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Marshbirds and Shorebirds of North Dakota

Killdeer


KILLDEER Charadrius vociferus L10" (27cm)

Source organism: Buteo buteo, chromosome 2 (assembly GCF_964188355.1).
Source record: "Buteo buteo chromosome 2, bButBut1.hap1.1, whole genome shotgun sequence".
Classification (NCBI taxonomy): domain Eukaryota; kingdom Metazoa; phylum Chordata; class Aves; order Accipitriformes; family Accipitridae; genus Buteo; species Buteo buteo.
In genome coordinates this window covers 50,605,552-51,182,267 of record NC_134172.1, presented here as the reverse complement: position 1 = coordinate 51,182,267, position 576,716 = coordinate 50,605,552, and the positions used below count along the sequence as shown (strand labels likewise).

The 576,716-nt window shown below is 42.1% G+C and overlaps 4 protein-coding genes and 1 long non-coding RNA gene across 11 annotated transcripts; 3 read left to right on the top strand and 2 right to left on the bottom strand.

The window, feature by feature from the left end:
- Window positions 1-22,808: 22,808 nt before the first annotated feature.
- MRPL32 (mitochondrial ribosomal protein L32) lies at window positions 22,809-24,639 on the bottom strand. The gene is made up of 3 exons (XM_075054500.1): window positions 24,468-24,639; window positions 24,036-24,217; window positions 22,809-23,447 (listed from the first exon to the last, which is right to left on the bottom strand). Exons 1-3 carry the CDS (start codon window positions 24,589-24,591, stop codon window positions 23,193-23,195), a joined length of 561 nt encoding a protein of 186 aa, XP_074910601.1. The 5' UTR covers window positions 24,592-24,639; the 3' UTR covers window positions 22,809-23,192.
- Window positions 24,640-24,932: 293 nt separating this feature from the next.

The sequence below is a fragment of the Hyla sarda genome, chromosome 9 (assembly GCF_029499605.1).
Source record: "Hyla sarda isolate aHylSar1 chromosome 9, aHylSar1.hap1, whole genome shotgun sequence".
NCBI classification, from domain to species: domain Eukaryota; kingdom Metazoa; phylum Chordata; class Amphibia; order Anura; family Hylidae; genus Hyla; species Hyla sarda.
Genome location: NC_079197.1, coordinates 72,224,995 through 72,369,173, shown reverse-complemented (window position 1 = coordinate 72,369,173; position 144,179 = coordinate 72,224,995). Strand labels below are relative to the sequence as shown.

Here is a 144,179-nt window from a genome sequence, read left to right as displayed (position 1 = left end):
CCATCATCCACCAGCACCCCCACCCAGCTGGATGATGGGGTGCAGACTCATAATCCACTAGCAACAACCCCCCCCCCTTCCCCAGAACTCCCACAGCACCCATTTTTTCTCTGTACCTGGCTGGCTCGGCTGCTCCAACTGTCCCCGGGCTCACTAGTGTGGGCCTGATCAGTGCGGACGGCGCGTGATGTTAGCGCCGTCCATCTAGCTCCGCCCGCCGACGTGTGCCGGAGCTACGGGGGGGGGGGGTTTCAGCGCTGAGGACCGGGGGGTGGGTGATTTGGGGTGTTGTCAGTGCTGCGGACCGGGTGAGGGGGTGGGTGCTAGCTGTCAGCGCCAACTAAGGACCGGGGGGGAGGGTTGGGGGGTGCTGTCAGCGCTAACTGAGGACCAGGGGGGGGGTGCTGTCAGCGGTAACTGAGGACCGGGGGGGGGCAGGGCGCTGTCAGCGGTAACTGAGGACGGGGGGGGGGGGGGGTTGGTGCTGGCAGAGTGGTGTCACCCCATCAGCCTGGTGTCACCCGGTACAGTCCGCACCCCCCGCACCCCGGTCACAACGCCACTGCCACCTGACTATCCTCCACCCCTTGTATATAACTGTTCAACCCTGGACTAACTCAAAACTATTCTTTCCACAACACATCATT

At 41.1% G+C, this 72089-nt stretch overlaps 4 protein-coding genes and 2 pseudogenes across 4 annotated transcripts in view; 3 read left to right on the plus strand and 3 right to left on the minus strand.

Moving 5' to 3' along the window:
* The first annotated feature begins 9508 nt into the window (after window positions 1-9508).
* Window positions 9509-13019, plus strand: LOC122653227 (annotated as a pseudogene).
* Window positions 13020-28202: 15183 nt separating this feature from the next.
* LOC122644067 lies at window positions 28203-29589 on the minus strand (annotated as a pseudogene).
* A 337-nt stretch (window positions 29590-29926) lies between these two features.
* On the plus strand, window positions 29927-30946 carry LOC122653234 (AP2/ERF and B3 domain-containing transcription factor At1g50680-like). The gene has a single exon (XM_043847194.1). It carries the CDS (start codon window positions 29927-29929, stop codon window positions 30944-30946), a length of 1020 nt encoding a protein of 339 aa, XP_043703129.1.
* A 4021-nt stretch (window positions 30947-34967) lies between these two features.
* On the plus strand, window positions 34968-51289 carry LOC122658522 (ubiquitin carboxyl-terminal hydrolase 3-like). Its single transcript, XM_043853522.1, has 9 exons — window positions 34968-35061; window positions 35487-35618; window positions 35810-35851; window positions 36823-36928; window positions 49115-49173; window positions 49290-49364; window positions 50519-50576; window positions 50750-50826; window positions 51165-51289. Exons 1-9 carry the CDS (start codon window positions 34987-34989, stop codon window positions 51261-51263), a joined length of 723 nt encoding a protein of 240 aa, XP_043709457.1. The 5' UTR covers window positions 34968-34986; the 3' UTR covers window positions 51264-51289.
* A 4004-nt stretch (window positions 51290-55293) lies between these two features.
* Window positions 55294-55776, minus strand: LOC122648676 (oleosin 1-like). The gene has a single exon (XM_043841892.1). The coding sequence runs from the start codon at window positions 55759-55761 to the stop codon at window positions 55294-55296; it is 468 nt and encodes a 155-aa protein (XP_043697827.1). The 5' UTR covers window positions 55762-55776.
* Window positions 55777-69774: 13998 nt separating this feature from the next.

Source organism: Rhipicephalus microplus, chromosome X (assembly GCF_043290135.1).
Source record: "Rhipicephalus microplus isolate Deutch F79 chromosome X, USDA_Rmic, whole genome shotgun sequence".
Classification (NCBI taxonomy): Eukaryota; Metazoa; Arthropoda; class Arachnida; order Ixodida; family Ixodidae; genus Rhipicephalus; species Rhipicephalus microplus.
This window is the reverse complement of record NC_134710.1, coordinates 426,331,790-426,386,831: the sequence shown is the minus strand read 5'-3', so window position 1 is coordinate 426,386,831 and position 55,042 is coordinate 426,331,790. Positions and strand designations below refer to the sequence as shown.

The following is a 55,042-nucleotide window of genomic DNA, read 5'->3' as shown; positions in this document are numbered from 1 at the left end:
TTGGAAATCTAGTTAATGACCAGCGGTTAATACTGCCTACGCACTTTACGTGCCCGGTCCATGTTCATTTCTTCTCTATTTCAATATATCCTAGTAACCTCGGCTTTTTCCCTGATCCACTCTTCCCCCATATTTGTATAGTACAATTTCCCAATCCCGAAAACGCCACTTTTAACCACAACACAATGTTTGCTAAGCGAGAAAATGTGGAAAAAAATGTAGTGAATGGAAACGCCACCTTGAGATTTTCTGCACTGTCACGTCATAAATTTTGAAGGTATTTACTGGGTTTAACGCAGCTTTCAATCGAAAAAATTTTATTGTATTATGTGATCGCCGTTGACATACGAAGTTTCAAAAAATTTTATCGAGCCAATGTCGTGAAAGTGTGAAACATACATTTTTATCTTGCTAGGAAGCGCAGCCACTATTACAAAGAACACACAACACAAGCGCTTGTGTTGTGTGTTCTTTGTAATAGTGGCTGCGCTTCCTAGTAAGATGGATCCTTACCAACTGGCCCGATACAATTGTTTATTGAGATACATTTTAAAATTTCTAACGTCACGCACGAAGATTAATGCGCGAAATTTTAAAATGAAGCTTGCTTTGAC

The killdeer derives its name from its loud, high-pitched call: a repeated kill-deeah, kill-deeah, kill-deeah. The killdeer can be found in a variety of habitats throughout North Dakota. These include stubble fields, heavily grazed prairie, areas of exposed sand and gravel, and bare shorelines of ponds and lakes. The nest is a slight depression in the ground and lined with pebbles and grass. The female lays 3-5 camouflaged eggs with both sexes sharing incubation duties. The incubation period lasts about 24 days and the young are able to fly 25 days after hatching. Some killdeers raise two broods per breeding season. Like the piping plover, the killdeer feeds in the same run-and-stop fashion. It feeds exclusively on insects such as beetles, grubs, grasshoppers, and ants.


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